If somebody told you that the way you were washing your dishes could potentially harm your children, would you believe them? According to Bill Hesselman, an assistant professor at the University of Gothenburg in Sweden, washing your dishes in a dishwasher can decrease exposure to trivial threats of bacteria and other germs, preventing your child from building up an immune tolerance to such bacteria. [read more...]
Over the last two decades, food that consumers have eaten contains genes from other plants that make them either grow faster, taste better or stay fresher for a longer period of time. Foods that have been altered this way are called “genetically modified foods.” [read more...]
Older men are more likely to be diagnosed with cancer and die from the disease compared to older women. But in recent years, this has not been true for younger women, according to a new report from the National Institutes of Health. [read more...]
In a time when dogs have been trained to sniff out drugs and land mines, scientists are still finding other ways to use canines' superior sense of smell. One of these ways is training them to sniff out terminal diseases in places like Africa, where people generally do not receive convenient access to healthcare. By using dogs in this method, doctors could expand the medical field and save countless lives. [read more...]
Children are typically known as the pickiest eaters, but what happens when this behavior continues into adulthood? [read more...]
If you ask a class of 3rd graders what color the sky is, most of them will tell you it's blue. According to scientists, colors aren’t always labeled the same to everyone. It depends on how you feel about it. At least, according to Zach Zorich. [read more...]
Wisconsin is struggling with lead poisoning among children; however, children lead-poisoning cases are opening in Milwaukee. A troubling report reveals that Milwaukee's lead-poisoning prevention program has not been taking the most basic of steps to protect its youth. [read more...]
We consider doctors to have little to no bias in their professions. However, when a condition cannot be seen in any tests or examinations, will that lack of bias stand? [read more...]
Have you ever had rumors spread about you? Have you ever been shoved in the school hallway on purpose? If so, you may have been bullied. Bullying is a serious issue. If you are ever bullied, you should tell someone who can help you. [read more...]
Skipping that extra cookie at dessert time maybe hard, but it could be worth it after all. Though people of all ages can be susceptible to obesity, children are much more vulnerable. [read more...]
Schizophrenia is a severe mental illness that affects a surprising amount of people. It can alter lives--not just for schizophrenics, but for those around them, too. [read more...]
How much do you know about your senses? Humans typically have five senses: sight, hearing, touch, smell, and taste. [read more...]
Rabies is a fatal virus that claims the lives of 60,000 people every year. The group most afflicted by this terrible disease is children in Asia and Africa. Rabies usually enters the human body through a bite or broken skin and is commonly carried in the saliva of wild dogs. While most people contract rabies through dog bites, the virus can also be carried by bats, foxes, raccoons, and other wild animals. [read more...]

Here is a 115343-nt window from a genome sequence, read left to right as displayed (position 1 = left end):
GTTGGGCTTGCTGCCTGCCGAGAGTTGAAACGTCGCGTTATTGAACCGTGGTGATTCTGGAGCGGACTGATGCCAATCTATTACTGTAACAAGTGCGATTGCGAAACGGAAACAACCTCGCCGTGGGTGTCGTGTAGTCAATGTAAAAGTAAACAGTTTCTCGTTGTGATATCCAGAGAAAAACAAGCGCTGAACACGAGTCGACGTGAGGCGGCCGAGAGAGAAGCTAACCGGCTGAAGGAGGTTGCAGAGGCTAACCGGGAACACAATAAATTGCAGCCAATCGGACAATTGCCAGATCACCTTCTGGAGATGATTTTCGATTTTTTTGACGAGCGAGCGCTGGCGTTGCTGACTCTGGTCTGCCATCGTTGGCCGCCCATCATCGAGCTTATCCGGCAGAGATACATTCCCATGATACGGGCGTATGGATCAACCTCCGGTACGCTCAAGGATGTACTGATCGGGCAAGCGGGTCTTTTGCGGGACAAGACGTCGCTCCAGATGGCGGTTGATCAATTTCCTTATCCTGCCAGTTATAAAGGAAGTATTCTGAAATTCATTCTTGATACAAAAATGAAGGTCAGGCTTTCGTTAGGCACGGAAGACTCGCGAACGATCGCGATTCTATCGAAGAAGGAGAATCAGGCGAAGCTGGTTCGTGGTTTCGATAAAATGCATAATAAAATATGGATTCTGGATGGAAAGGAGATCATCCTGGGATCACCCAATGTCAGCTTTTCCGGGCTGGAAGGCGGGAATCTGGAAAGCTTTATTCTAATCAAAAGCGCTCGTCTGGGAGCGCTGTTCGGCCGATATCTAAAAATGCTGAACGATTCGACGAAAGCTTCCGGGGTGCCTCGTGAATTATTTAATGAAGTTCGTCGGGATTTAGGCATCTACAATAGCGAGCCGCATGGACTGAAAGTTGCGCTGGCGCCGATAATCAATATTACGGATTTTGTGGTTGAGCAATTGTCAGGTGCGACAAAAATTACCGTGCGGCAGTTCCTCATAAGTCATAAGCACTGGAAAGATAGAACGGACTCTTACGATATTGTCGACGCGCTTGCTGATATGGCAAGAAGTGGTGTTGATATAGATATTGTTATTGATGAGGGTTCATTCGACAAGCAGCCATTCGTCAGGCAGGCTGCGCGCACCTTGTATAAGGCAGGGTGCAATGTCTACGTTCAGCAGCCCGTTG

Medicine is important for treating illnesses. Doctors, nurses, and pharmacists all work together to keep people healthy. [read more...]
Studies from the early 21st century show that by using scorpion venom to highlight cancerous tissues in the brain, doctors can detect and remove cancerous tissues more accurately. [read more...]
For some, Jamaican coffee is a staple. Whether it helps you wake up at the crack of dawn or it complements your afternoon doughnut, the world seems to run on coffee. Unfortunately, Jamaican coffee has been in decline for years. But there just might be hope for Jamaican coffee farmers and lovers, in the surprising form of birds. [read more...]
Toshiba began to develop electronic technology in the 80's and 90's. Recently, the technology company has expanded its reach to include agriculture. In their indoor grow rooms, called “clean rooms,” Toshiba grows lettuce, spinach, and sprouts. [read more...]
According to a 2016 report by the National Academies of Sciences, Engineering and Medicine, bullying is a problem across the country, likely affecting 18 to 31 percent of young people. This serious issue can no longer be treated as child's play; it must be prevented. [read more...]
Bees are important pollinators; however, they have recently been declining in population across the country. In response to this alarming trend, Ortho, a pesticide company and a and part of the Miracle-Grow family has decided to remove neonicotinoids or neonics, a chemical that may harm bees, from their home and garden products by 2021. [read more...]
When most people think about summer, they think of fun, relaxing, and warm days. For many dogs, it is completely the opposite. More than half of all dogs suffer from "noise anxiety." During the summer, with window-rattling thunderstorms and earsplitting fireworks, it is quite a stressful season for them. A dog's senses are much better than a human's are, and one of their greatest senses is hearing. While a human might think fireworks are loud, to dogs the impressive Fourth of July displays are even louder. Their keen hearing abilities amplify the sounds, thus creating a panicky environment for our loyal companions. [read more...]